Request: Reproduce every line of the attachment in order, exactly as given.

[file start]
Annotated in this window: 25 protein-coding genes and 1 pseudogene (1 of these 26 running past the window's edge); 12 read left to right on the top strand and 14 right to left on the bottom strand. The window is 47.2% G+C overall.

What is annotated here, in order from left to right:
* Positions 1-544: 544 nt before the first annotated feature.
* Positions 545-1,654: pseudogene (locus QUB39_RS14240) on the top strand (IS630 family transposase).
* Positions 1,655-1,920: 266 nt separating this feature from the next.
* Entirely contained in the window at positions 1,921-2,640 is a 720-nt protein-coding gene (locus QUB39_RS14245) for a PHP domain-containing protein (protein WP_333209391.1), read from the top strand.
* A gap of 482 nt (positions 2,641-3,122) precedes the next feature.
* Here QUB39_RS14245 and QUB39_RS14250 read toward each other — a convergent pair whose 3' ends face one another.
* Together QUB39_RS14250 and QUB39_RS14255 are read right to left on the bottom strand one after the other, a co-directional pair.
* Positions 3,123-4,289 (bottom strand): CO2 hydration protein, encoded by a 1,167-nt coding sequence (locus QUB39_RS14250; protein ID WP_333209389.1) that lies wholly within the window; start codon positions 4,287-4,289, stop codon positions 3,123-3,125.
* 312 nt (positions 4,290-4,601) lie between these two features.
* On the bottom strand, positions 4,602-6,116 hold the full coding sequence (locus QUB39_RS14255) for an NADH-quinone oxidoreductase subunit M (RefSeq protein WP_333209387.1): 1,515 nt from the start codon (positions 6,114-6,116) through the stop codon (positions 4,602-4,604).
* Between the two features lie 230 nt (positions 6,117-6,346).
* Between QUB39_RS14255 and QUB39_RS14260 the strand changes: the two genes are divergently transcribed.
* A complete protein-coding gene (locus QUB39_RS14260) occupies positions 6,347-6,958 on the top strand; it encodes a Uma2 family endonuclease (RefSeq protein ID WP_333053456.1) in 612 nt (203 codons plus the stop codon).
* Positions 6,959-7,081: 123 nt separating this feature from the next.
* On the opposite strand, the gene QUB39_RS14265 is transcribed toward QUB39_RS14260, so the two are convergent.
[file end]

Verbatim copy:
Annotated in this window: 25 protein-coding genes and 1 pseudogene (1 of these 26 running past the window's edge); 12 read left to right on the top strand and 14 right to left on the bottom strand. The window is 47.2% G+C overall.

What is annotated here, in order from left to right:
* Positions 1-544: 544 nt before the first annotated feature.
* Positions 545-1,654: pseudogene (locus QUB39_RS14240) on the top strand (IS630 family transposase).
* Positions 1,655-1,920: 266 nt separating this feature from the next.
* Entirely contained in the window at positions 1,921-2,640 is a 720-nt protein-coding gene (locus QUB39_RS14245) for a PHP domain-containing protein (protein WP_333209391.1), read from the top strand.
* A gap of 482 nt (positions 2,641-3,122) precedes the next feature.
* Here QUB39_RS14245 and QUB39_RS14250 read toward each other — a convergent pair whose 3' ends face one another.
* Together QUB39_RS14250 and QUB39_RS14255 are read right to left on the bottom strand one after the other, a co-directional pair.
* Positions 3,123-4,289 (bottom strand): CO2 hydration protein, encoded by a 1,167-nt coding sequence (locus QUB39_RS14250; protein ID WP_333209389.1) that lies wholly within the window; start codon positions 4,287-4,289, stop codon positions 3,123-3,125.
* 312 nt (positions 4,290-4,601) lie between these two features.
* On the bottom strand, positions 4,602-6,116 hold the full coding sequence (locus QUB39_RS14255) for an NADH-quinone oxidoreductase subunit M (RefSeq protein WP_333209387.1): 1,515 nt from the start codon (positions 6,114-6,116) through the stop codon (positions 4,602-4,604).
* Between the two features lie 230 nt (positions 6,117-6,346).
* Between QUB39_RS14255 and QUB39_RS14260 the strand changes: the two genes are divergently transcribed.
* A complete protein-coding gene (locus QUB39_RS14260) occupies positions 6,347-6,958 on the top strand; it encodes a Uma2 family endonuclease (RefSeq protein ID WP_333053456.1) in 612 nt (203 codons plus the stop codon).
* Positions 6,959-7,081: 123 nt separating this feature from the next.
* On the opposite strand, the gene QUB39_RS14265 is transcribed toward QUB39_RS14260, so the two are convergent.